Recording the skills gap
Manufacturers continue to tell us they struggle to recruit, and this has been well documented in various research, including our most recent skills report.
Worryingly, three-quarters of manufacturers have struggled to recruit highly-skilled engineering professionals in the past 3 years, and few are confident that they will be able to recruit the engineers they need in the next 3 years.
This is what manufacturers told us before Brexit. As an industry we are heavily reliant on EU nationals. Indeed, around a quarter of companies say they specifically recruit EU (ex UK) nationals to find the skills their businesses’ needs.
Free Movement of People is something that is undoubtedly going to be hot topic within the Brexit negotiations, and there is much speculation around what a possible deal, or future of free movement will look like. But for now, we just don’t know.
What we do know, is that manufacturers are concerned about their ability to attract and retain skilled workers:
- 27% of manufacturers expect difficulties in attracting EU workers
- 29% expect difficulties around the loss of skilled EU workers
- 9% expect difficulties of recruiting non-EU workers
Clearly, the government has priorities to work out a suitable deal on Europe, and our views on Free Movement are well understood in our recent Europe report.
Time to press pause, or eject?
But the government could also support UK manufacturers by pressing pause or eject on the impending changes to non-EU migration. At a time of great uncertainty, and concern about the ability to attract skilled people, now is not the time to be significantly restricting the talent pool.
Ejecting the immigration skills charge
First up, the government should scrap the proposed immigration skills charge. Something that we have called for since its announcement, and even more so since the government announced the economy-wide apprenticeship levy.
The immigration skills charge is due to come into effect in April 2017. Employers recruiting non-EU nationals will need to pay £1,000 per worker, per year – with some reductions for SMEs and charities. The amount that is raised will then be spent on…….apprenticeships. Confused? Us too, as the new economy-wide apprenticeship levy will pay for apprenticeships, so it’s not yet known what the money will now be spent on.
Pause and rewind minimum salary thresholds
The government should also rewind minimum salary thresholds as there is now concern that the new thresholds may not be as affordable as first thought. The proposed increases from £20,800 to £30,000 have limited impact on UK manufacturers who, in general, pay above this rate for highly-skilled engineers, but our own pay benchmarking, suggests that a couple of job roles at just about at this rate. What we don’t know however, is the true impact of the EU referendum result on plans to recruit, and ability to increase, or even maintain, pay in the future.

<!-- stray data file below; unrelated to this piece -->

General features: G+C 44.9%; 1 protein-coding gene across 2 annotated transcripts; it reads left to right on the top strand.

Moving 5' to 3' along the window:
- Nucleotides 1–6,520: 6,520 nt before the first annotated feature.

We know that around 60% of manufacturers have said they will review recruitment, and we also know that pay settlements have not seen a huge upturn, so minimum salary thresholds may begin to affect more manufacturers that previously.
Put plans for ICTs on standby
Finally, the government should put plans for changes to Intra-Company Transfers (ICTs) on standby.
To start, the government will increase the minimum salary for short term ICTs to £30,000. Possibly manageable. But – wait for it – they will then abolish the short term ICT by April 2017, allowing only long-term ICTs. Any worker, then recruited under a Tier 2 ICT, not on a graduate programme will be required to pay a minimum salary of £41,500 – a considerable increase from £24,800 previously.
One of the arguments for such an increase was that the ICT route was initially established for only senior leaders and managers. However, global companies have an expectation that they can move employees across sites across the globes, and such movement is not just senior managers. It is not unknown for junior managers and those entering into the company (not on a grad scheme) to experience time across the business all over the world. However, employers will soon be expected to pay quite the premium price to make that happen.
Fast forward to next year when costs to businesses are rife
Government needs to fast forward to next year and take stock of what is coming down the tracks for employers. The impending changes to non-EU migration are in a long line of costs, businesses are expected to absorb in the coming years (the levy, the national living wage and the costs of reporting the gender pay gap, as well as the final few who will be auto-enrolling and businesses still carrying the burden of changes to holiday pay.)
But this isn’t just about businesses enduring extra costs. These reforms further restrict employers’ ability to access the skilled workers they need. And if the UK is to remain a competitive place to do business, this is a risk the government should not be taking.